// Force task into async mode and grab a handle to the "done" function.
  var done = this.async();
  // Run some sync stuff.
  grunt.log.writeln('Processing task...');
  // And some async stuff.
  setTimeout(function() {
    grunt.log.writeln('All done!');
  }, 1000);

Tasks can access their own name and arguments.

grunt.registerTask('foo', 'My "foo" task.', function(a, b) {
  grunt.log.writeln(, a, b);

// Usage:
// grunt foo
//   logs: "foo", undefined, undefined
// grunt foo:bar
//   logs: "foo", "bar", undefined
// grunt foo:bar:baz
//   logs: "foo", "bar", "baz"

Tasks can fail if any errors were logged.

grunt.registerTask('foo', 'My "foo" task.', function() {
  if (failureOfSomeKind) {
    grunt.log.error('This is an error message.');

  // Fail by returning false if this task had errors
  if (ifErrors) { return false; }

  grunt.log.writeln('This is the success message');

When tasks fail, all subsequent tasks will be aborted unless --force was specified.

grunt.registerTask('foo', 'My "foo" task.', function() {
  // Fail synchronously.
  return false;

grunt.registerTask('bar', 'My "bar" task.', function() {
  var done = this.async();
  setTimeout(function() {
    // Fail asynchronously.
  }, 1000);

Tasks can be dependent on the successful execution of other tasks. Note that grunt.task.requires won't actually RUN the other task(s). It'll just check to see that it has run and not failed.

grunt.registerTask('foo', 'My "foo" task.', function() {
  return false;

grunt.registerTask('bar', 'My "bar" task.', function() {
  // Fail task if "foo" task failed or never ran.
  // This code executes if the "foo" task ran successfully.
  grunt.log.writeln('Hello, world.');

// Usage:
// grunt foo bar
//   doesn't log, because foo failed.
//   ***Note: This is an example of space-separated sequential commands,
//   (similar to executing two lines of code: `grunt foo` then `grunt bar`)
// grunt bar
//   doesn't log, because foo never ran.

Tasks can fail if required configuration properties don't exist.

grunt.registerTask('foo', 'My "foo" task.', function() {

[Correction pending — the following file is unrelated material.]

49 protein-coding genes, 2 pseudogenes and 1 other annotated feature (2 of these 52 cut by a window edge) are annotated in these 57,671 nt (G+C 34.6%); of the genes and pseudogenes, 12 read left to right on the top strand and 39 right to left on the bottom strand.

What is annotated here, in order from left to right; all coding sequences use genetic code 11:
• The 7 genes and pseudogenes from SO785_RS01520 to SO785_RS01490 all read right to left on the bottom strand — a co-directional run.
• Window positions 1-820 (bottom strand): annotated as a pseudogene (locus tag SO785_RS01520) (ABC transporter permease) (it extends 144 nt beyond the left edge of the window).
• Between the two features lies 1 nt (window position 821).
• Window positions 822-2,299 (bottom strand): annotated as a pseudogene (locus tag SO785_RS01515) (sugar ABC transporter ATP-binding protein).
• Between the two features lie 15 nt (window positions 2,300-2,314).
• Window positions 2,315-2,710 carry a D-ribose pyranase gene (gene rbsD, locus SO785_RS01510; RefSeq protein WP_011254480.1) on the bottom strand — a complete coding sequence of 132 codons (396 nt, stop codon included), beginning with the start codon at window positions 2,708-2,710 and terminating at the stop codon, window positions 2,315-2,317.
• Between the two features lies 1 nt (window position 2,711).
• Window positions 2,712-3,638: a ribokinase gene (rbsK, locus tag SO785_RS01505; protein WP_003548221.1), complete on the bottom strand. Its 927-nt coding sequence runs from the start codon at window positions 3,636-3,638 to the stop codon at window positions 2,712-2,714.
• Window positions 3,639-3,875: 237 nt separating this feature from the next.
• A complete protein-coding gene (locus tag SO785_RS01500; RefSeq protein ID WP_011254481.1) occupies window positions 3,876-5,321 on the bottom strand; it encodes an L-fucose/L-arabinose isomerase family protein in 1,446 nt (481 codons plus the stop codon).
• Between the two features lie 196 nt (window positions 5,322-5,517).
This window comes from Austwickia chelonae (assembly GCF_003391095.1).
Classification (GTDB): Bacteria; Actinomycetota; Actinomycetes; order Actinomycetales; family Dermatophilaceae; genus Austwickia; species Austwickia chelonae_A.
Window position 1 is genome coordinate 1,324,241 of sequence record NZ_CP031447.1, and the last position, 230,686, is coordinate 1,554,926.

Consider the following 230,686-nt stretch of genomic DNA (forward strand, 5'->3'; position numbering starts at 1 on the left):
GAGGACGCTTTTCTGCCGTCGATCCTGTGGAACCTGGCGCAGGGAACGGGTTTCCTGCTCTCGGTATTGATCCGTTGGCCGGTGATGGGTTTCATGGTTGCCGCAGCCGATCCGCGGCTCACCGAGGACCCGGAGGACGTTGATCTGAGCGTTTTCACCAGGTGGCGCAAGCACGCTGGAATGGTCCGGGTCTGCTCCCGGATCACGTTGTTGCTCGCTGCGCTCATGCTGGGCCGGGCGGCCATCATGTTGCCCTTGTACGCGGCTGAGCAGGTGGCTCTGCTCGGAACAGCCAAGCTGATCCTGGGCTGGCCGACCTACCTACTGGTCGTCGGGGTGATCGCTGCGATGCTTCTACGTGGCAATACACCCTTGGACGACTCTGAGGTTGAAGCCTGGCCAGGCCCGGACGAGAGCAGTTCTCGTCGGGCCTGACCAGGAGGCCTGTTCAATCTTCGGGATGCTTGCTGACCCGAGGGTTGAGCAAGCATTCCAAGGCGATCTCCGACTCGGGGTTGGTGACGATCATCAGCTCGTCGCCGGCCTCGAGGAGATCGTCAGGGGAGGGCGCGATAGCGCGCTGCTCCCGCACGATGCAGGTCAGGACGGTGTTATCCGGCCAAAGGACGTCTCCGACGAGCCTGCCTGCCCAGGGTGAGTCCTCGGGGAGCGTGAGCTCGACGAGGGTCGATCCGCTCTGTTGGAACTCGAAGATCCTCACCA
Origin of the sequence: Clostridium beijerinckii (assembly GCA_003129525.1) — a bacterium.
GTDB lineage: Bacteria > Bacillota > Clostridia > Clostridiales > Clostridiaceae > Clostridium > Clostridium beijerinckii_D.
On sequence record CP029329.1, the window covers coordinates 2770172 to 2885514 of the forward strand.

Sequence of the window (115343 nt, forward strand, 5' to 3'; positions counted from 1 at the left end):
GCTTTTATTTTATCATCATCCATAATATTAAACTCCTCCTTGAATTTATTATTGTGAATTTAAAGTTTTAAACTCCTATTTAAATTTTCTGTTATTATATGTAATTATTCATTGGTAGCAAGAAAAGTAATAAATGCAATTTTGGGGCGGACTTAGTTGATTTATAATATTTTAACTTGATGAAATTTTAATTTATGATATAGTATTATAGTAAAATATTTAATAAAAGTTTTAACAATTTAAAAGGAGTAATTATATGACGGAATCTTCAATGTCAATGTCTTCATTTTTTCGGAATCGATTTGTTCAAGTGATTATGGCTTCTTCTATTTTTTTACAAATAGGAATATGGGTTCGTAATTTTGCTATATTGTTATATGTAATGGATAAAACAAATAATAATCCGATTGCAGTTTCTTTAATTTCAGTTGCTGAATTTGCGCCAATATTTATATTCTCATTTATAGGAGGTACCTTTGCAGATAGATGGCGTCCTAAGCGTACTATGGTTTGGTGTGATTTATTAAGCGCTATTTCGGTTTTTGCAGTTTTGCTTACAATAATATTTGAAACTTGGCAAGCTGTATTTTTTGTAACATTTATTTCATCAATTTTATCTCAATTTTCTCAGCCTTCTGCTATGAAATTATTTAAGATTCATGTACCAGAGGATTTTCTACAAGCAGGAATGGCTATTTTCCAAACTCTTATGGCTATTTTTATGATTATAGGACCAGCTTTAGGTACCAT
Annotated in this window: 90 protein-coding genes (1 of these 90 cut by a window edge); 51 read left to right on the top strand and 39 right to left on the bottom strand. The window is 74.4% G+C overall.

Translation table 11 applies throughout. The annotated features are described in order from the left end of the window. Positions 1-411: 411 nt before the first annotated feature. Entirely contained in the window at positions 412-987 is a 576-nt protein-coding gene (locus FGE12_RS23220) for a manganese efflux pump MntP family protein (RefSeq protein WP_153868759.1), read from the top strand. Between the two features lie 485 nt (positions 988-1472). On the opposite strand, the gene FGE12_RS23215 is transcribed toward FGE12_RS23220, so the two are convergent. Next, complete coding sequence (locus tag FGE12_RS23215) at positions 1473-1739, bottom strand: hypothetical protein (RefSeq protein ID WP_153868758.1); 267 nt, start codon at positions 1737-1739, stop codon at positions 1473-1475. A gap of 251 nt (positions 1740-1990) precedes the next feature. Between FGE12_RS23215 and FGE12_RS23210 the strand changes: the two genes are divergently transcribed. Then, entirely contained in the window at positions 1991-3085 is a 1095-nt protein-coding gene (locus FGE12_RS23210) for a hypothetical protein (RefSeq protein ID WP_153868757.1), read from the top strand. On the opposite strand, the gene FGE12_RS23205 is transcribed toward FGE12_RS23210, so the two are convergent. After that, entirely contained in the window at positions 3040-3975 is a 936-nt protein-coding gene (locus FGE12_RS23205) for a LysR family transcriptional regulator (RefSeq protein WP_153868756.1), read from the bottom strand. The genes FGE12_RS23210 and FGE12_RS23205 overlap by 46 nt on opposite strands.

// Fail task if "" config prop is missing
  // Format 1: String
  // or Format 2: Array
  grunt.config.requires(['meta', 'name']);
  // Log... conditionally.
  grunt.log.writeln('This will only log if is defined in the config.');

Tasks can access configuration properties.

grunt.registerTask('foo', 'My "foo" task.', function() {
  // Log the property value. Returns null if the property is undefined.
  grunt.log.writeln('The property is: ' + grunt.config(''));
  // Also logs the property value. Returns null if the property is undefined.
  grunt.log.writeln('The property is: ' + grunt.config(['meta', 'name']));

Take a look at the contrib tasks for more examples.

CLI options / environment

Use process.env to access the environment variables.

Read more about the available command-line options on the Using the CLI page.

Why doesn't my asynchronous task complete?

Chances are this is happening because you have forgotten to call the this.async method to tell Grunt that your task is asynchronous. For simplicity's sake, Grunt uses a synchronous coding style, which can be switched to asynchronous by calling this.async() within the task body.

Note that passing false to the done() function tells Grunt that the task has failed.

For example:

grunt.registerTask('asyncme', 'My asynchronous task.', function() {
  var done = this.async();

Extra Reference

Checkout the API documentation if you need extra reference to create your tasks.